What most people – including many politicians – forget is that these teams are private companies. They will keep the area entertained as long as they can make a profit. If Wray, Eads, or Ordway (but no disrespect) can offer better financial incentives, teams will be moving there in no time. They are corporations – not publicly paid Roman games.

That point was lost in Atlanta when Major League Baseball moved the All-Star game to Denver in a political response to Georgia's actions in response to Donald Trump's defeat in the recent presidential election. The owners have decided whether it is appropriate or not. Atlanta needs to recognize this and deal with the consequences. Maybe one day Georgia will come to her senses and realize that Joe Biden won the election and the All-Star Game can be played there.

Ralph Johnson, Seewald

Keep the police strong

Gosh, all of a sudden, getting the police out of debt doesn't sound like such a good idea unless you feel comfortable with the idea of ​​four people with 16 long guns, body armor, and more than 1,000 rounds of ammunition in a hotel room overlooking downtown well.

We humans are a violent species and have been for thousands of years. Not much changes, and I'm damned happy for these men and women in blue who make it possible for most of us to live civilized lives.

Richard Plastino, Seewald

Protect the role of the HOAs

Subject: "HOAs Can No Longer Restrict Signs", July 3rd News

Governor Jared Polis really missed the mark with the passage of House Bill 1310 this year. Many of us move into HOA communities because we want to live in a controlled environment without many of the problems that non-HOA communities face. We pay high membership fees to maintain a certain community standard, and a multitude of cheesy flags will only degrade the neighborhood no matter what message they carry.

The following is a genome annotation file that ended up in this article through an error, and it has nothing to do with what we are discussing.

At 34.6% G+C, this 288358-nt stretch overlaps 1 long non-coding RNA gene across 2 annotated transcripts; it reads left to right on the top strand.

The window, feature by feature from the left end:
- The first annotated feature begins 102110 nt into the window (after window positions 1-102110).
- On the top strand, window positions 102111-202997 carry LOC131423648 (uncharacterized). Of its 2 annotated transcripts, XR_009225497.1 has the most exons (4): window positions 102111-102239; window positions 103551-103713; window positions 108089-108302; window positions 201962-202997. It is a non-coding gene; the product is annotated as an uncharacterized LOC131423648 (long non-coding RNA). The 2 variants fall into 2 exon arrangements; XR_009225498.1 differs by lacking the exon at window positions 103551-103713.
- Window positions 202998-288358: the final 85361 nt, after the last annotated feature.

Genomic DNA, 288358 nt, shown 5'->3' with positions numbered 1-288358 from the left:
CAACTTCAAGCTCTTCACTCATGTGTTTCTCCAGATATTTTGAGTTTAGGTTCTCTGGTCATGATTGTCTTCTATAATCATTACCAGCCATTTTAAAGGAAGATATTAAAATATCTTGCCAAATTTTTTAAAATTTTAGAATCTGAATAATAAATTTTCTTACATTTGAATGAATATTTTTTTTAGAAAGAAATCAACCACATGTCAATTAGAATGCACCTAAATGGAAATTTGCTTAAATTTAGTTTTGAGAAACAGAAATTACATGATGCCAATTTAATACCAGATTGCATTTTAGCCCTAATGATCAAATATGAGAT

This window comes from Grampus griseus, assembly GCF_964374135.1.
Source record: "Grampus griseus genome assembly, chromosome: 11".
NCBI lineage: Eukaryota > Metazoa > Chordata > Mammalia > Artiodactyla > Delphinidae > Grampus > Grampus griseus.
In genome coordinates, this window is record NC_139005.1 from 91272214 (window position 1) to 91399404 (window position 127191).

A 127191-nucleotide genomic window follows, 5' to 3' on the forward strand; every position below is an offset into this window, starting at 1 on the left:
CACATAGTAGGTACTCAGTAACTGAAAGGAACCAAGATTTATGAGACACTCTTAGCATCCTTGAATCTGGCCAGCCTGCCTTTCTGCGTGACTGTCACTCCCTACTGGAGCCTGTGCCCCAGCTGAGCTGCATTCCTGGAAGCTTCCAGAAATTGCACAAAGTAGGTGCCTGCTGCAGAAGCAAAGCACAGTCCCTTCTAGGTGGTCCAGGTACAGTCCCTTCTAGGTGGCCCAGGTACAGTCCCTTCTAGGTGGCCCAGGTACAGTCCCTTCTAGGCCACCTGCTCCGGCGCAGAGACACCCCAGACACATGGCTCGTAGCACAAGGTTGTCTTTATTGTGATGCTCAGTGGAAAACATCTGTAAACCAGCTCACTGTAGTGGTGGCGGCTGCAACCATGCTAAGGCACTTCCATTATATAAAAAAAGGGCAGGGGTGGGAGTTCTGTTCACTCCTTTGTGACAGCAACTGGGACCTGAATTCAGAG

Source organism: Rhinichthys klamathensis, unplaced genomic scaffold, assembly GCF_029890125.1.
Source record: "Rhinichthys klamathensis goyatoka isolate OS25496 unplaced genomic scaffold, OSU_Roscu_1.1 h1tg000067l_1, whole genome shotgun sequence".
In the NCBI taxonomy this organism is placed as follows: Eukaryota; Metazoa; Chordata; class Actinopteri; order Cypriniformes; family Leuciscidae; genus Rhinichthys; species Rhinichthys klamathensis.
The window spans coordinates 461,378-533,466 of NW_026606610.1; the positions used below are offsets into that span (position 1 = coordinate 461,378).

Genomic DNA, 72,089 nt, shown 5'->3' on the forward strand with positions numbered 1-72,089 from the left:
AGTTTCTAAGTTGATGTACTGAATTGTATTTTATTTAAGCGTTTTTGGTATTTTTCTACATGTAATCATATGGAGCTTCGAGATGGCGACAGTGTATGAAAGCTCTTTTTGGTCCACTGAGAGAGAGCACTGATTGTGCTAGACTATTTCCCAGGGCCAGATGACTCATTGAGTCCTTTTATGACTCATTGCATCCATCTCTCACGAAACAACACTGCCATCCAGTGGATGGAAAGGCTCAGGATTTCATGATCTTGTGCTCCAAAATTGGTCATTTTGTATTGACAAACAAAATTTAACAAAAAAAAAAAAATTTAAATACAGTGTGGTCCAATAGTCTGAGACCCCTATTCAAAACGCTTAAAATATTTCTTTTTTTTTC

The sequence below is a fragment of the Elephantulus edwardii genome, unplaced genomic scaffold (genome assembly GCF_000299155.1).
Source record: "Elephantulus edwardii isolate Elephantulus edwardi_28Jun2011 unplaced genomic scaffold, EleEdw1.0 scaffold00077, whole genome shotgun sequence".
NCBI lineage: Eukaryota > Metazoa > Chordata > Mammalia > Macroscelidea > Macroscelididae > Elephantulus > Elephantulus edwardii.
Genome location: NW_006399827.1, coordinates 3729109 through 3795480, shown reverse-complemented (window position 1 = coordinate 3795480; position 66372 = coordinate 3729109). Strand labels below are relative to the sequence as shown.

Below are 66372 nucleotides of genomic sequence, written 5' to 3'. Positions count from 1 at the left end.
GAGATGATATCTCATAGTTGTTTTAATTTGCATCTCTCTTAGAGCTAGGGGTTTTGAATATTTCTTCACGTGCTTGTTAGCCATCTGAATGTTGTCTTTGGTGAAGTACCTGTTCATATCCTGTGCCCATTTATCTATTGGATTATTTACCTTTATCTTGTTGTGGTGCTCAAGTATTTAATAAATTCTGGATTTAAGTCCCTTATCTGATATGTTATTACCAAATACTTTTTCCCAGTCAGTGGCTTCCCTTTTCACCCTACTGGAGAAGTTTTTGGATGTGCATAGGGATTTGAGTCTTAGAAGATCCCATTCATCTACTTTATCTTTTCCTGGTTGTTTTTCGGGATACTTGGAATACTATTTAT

But worse, this measure will serve to instill anger, division and resentment among neighbors, especially when political issues are on display.

The legislature has absolutely no right to interfere in a contractual relationship between an HOA and its residents. HB 1310 appeases a small percentage of those who move into an HOA-controlled community and then disobey the rules – the very rules that are primarily there to keep them in check.

What's next? What other HOA rules will the government choose to restrict or repeal? This bill is an outrageous transgression by our government and a major disappointment. I can only hope that the majority of HOA homeowners will recognize the potential problems with this bill and ensure that it is preferred to voters to overturn it.

Annette Finley, Broom field

Griswold should obey Colorado electoral law

Subject: "Political advertising, rallies accompany the competition", news of July 13th

According to The Denver Post, Jena Griswold claimed that "the worst Jim Crow voter suppression in recent American history" is taking place.

Griswold is the Colorado Secretary of State, not Georgia or any other state. She allegedly represents all of Colorado, not all of which believe the Georgia changes will be viewed as "voter repression." As an independent voter, I consider her public comments about the conduct of elections in another state to be inappropriate. I'm sure she would think the same if another civil servant commented on our trials. Withdrawing their comments and making a public apology to their constituents is clearly appropriate.

Calvin Switzerland, Castle rock

Grateful for Col. Elections

I love how Colorado is protecting our vote and how it is happening here in Colorado. I ask that nothing changes here that happens in other countries.

Carla Gould, Castle rock

Golf courses are not "green"

Subject: "Get off the grass", letter to the editors dated July 9th

Some excellent points were made regarding excessive water use on our lawns and public areas. I would like to include golf courses in this discussion. I live across the street from one (owned by Denver) and the sprinklers run every day regardless of the weather. If sprinkler heads break or stick to a zone and water runs down the street, I need to alert them.